We get a dual perspective here, though it doesn’t flip back and forth every chapter but rather from part to part for the most part. We hear not just from Marin, but from Kenzie – we are told that we hate Kenzie in the beginning while we are inside Marin’s head, but of course getting inside of Kenzie’s adds another layer and makes her more multifaceted than a generic villain. Kenzie is young and smart, ruthless and sharp – she has a long history as the sidepiece to many rich, married men and she has no qualms about extorting them for money to get by, to keep her ailing mother in her retirement community. But this one is different, because Kenzie is falling for Derek in a way she’s never fallen for any of these guys before. And that presents a problem. You feel for her, too, even though you desperately don’t want to.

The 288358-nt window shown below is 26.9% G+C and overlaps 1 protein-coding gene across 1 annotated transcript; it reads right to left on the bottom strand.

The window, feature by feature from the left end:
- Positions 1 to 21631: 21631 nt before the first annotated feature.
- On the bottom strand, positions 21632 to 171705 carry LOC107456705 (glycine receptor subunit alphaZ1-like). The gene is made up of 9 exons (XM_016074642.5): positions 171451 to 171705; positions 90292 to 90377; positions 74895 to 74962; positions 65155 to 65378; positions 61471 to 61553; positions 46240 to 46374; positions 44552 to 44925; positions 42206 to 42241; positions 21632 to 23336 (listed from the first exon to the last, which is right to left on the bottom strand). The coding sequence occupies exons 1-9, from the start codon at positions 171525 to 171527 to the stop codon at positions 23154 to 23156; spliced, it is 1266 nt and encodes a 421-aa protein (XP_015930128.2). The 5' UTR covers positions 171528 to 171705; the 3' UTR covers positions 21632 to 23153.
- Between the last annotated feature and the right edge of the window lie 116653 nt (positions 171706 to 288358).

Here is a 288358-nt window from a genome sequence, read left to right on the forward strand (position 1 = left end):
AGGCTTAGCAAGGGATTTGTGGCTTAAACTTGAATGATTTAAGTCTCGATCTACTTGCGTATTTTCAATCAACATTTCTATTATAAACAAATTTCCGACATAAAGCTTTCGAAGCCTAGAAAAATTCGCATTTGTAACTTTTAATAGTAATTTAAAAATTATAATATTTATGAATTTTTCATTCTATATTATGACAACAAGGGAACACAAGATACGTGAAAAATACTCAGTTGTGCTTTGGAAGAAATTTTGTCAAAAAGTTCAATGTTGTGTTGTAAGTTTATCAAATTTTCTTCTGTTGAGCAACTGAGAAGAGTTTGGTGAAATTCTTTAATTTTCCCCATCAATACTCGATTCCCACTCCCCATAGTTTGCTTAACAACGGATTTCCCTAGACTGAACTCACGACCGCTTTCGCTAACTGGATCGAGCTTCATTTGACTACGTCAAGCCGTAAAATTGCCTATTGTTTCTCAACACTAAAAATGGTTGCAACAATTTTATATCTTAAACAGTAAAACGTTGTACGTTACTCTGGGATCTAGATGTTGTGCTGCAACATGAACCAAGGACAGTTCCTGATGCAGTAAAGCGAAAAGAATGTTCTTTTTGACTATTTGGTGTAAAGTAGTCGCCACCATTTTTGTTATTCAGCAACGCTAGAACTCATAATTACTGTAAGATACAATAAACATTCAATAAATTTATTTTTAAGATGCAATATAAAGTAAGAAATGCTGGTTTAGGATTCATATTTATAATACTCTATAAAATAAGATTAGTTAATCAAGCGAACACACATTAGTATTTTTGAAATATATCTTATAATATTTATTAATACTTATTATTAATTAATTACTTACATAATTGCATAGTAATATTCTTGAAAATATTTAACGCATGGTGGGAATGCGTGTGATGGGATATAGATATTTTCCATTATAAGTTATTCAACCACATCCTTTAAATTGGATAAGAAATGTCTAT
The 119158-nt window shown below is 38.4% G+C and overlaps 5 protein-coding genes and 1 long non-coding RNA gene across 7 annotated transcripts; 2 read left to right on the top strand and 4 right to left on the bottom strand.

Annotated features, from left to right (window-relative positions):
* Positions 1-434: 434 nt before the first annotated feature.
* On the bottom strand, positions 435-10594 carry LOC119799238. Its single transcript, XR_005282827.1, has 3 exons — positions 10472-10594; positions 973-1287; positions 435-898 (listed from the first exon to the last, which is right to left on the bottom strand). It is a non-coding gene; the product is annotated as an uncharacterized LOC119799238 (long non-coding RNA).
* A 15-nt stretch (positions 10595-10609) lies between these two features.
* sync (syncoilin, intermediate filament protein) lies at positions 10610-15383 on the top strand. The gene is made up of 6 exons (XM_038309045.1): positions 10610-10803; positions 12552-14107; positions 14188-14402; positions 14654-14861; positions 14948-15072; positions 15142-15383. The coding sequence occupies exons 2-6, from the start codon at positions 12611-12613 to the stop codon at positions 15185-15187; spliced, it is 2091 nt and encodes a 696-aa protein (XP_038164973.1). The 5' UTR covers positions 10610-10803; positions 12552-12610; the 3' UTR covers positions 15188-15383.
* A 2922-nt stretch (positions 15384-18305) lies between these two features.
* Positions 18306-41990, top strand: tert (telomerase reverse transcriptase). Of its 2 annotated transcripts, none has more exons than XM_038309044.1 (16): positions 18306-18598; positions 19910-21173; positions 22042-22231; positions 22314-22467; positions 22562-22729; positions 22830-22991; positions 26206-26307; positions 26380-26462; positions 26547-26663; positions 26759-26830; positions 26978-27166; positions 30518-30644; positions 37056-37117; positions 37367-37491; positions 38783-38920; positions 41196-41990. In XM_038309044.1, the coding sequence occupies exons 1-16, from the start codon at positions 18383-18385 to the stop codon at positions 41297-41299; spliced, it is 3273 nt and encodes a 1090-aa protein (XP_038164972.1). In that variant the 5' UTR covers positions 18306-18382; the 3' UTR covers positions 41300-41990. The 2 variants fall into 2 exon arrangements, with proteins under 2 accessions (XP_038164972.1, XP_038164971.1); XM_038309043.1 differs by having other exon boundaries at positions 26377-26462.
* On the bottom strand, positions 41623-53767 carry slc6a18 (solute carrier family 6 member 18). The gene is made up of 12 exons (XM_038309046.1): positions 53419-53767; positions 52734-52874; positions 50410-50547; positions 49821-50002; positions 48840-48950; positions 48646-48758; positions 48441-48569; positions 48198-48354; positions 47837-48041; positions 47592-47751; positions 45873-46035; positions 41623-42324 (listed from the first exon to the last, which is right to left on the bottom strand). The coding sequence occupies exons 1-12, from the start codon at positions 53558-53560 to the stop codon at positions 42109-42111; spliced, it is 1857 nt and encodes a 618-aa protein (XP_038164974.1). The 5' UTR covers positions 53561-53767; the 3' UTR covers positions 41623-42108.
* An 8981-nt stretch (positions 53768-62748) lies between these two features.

This story is a haunting, captivating thrill ride – not just about loss of a child or revenge, but about who you really know, how far you’d go to save a life or get revenge on another. How much can we ever really, truly know another person? This is a captivating, thought-provoking read that will stick to my bones for a long time to come. I cannot wait to read Hillier’s next book, and hope I have the privilege of reading an arc of that one, too.

 

“She is enraged. She feels it washing over her like hot wax, coasting her outsides, hardening like an armored shell over all the soft, squishy, vulnerable, unprotected places.

She welcomes it. It’s been a long time since she felt anger like this, and she’ll take anger over sadness, any day. For the past four hundred eight-six days, sadness has knocked her sideways, debilitated her, confused her, made her weak, talked her into settling for things she doesn’t want, and never did.

Rage, on the other hand, will get shit done.”